What is a dupuytren's contracture?
Dupuytren's contracture is shortening of the soft tissue in the fingers causing the fingers to bend towards the palm and cannot be fully straightened.
What causes a dupuytren's contracture?
It is not clear what exactly causes Dupuytren's contracture. However, the most common factor is genetics and up to 70% of people who develop Dupuytren's contracture have a family history of the condition. The condition is also more common in men, people over the age of 40 and people of white northern European ethnicity.
What are the symptoms/effects of dupuytren's contracture?
The main symptoms of Dupuytren's contracture are small nodules (thickening of connective tissue) on the palm of your hand making it difficult to straighten the finger. This may also be tender to touch.
As Dupuytren's contracture progresses, your fingers may eventually be pulled into a permanently flexed (bent) position which makes it difficult to perform simple activities, such as cooking, swimming, playing a guitar or shaking someone's hand.
Diagnosis of dupuytren's contracture
In order to diagnose dupuytren's contracture, a physiotherapist or GP will examine your fingers and hand thoroughly and take a subjective history.
Conventional treatment for dupuytren's contracture
In the early stages of the disorder, physiotherapy can slow or reverse the contracture.
At Manchester Physio, our physiotherapists understand that dupuytren's contracture affects everyone differently. An initially assessment with one of our specialised physiotherapists at Manchester Physio, will look at you range of movement, strength and current problems in carrying out daily activities.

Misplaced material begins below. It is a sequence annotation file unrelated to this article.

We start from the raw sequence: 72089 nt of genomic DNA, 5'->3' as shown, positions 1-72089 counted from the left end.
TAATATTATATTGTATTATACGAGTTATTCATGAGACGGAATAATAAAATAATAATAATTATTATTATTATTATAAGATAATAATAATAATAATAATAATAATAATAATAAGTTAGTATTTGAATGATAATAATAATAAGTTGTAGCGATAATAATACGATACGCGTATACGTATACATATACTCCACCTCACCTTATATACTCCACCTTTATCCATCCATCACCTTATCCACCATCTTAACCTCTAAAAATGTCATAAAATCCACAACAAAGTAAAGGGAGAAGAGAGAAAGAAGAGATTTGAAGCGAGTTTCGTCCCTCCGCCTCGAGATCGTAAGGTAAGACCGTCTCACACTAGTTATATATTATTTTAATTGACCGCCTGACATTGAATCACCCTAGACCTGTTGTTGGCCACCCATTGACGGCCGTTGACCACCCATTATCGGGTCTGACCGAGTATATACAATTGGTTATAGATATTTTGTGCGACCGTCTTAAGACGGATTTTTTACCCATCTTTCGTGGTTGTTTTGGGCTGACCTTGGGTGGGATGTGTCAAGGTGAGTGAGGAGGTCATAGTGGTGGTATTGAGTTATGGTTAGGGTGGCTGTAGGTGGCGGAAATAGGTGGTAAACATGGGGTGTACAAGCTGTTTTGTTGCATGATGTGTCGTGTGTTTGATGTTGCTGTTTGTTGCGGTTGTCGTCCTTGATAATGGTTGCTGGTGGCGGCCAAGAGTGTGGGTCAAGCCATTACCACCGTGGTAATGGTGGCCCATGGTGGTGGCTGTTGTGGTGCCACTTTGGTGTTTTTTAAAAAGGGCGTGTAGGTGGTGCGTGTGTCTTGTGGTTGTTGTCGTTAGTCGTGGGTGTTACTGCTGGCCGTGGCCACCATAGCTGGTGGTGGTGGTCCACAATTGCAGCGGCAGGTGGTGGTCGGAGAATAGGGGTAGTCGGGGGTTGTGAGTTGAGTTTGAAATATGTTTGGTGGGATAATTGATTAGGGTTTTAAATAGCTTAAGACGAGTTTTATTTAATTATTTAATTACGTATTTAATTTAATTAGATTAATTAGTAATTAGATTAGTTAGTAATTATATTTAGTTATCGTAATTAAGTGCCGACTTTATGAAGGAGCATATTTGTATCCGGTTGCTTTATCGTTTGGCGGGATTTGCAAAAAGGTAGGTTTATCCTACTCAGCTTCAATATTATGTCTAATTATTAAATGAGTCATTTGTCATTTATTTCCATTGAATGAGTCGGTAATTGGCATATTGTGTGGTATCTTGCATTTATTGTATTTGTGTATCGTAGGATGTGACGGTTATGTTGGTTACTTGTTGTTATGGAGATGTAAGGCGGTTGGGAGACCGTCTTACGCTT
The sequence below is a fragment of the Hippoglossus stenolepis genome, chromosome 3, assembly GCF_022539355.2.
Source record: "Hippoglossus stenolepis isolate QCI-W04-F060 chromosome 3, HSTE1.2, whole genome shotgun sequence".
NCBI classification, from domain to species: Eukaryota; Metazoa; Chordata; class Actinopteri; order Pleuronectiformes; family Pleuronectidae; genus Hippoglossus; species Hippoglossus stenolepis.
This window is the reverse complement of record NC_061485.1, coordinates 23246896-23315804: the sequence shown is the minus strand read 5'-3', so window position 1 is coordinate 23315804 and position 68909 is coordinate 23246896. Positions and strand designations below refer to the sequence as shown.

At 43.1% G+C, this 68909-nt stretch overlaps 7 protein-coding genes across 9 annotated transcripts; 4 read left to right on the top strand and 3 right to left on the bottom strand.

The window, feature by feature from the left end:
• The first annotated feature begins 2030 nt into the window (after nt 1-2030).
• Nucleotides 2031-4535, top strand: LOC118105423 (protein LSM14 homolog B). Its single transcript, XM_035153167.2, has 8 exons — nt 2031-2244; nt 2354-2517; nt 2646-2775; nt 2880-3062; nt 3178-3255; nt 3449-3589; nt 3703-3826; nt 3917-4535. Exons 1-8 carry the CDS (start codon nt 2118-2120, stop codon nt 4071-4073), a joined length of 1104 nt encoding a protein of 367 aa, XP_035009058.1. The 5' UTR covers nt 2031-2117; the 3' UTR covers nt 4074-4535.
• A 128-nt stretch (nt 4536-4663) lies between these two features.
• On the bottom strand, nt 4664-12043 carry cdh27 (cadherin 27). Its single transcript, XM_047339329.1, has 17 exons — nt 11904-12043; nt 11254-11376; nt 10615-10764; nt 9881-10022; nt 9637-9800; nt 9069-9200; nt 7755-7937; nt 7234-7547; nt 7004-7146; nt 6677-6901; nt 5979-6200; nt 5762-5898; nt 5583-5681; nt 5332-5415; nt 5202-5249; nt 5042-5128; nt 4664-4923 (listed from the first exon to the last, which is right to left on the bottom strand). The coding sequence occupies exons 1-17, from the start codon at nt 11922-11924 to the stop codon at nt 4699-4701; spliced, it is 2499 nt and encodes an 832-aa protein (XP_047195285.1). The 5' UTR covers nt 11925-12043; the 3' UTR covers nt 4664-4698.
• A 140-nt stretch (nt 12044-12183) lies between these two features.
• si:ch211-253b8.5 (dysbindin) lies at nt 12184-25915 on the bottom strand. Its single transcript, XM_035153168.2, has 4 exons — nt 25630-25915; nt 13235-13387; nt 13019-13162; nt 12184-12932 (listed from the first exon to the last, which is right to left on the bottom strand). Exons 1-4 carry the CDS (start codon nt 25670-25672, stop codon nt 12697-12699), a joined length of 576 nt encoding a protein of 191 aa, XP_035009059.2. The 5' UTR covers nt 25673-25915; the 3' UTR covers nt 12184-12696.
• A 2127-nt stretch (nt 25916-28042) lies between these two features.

Physiotherapy treatment at Manchester Physio may include heat, stretching, and soft tissue massage to control pain and to try to slow the progression of the contracture. Your physiotherapist may advise that you wear a splint that keeps the finger straight which is usually worn at night. You may also be provided with a home exercise program consisting of stretching and range of movement exercises to maximise function.
However, Dupuytren's contracture is known to progress, so surgery may be needed at some point to release the contracture and to prevent disability in your hand.
Physiotherapy following surgery
At Manchester Physio, our physiotherapists also provide individualised treatment for people following surgery of a dupuytren's contracture.
Physiotherapy treatment at Manchester Physio following your surgery will regain your range of movement, relieve you pain and get you back to daily activities with independence and success as quickly and safely as possible.
Physiotherapy treatment following surgery may include:
- Soft tissue massage to relieve any stiffness and pain
- Passive stretching to improve flexibility and maximise function
- Active range of movement exercises
- Activities to improve dexterity, coordination and grip strength
- Gradual return to everyday activities that put stress on the fingers such as carrying heavy loads and cooking.
If you would like more information about physiotherapy for dupuytren's contracture or to book an appointment please call 0161 883 0077.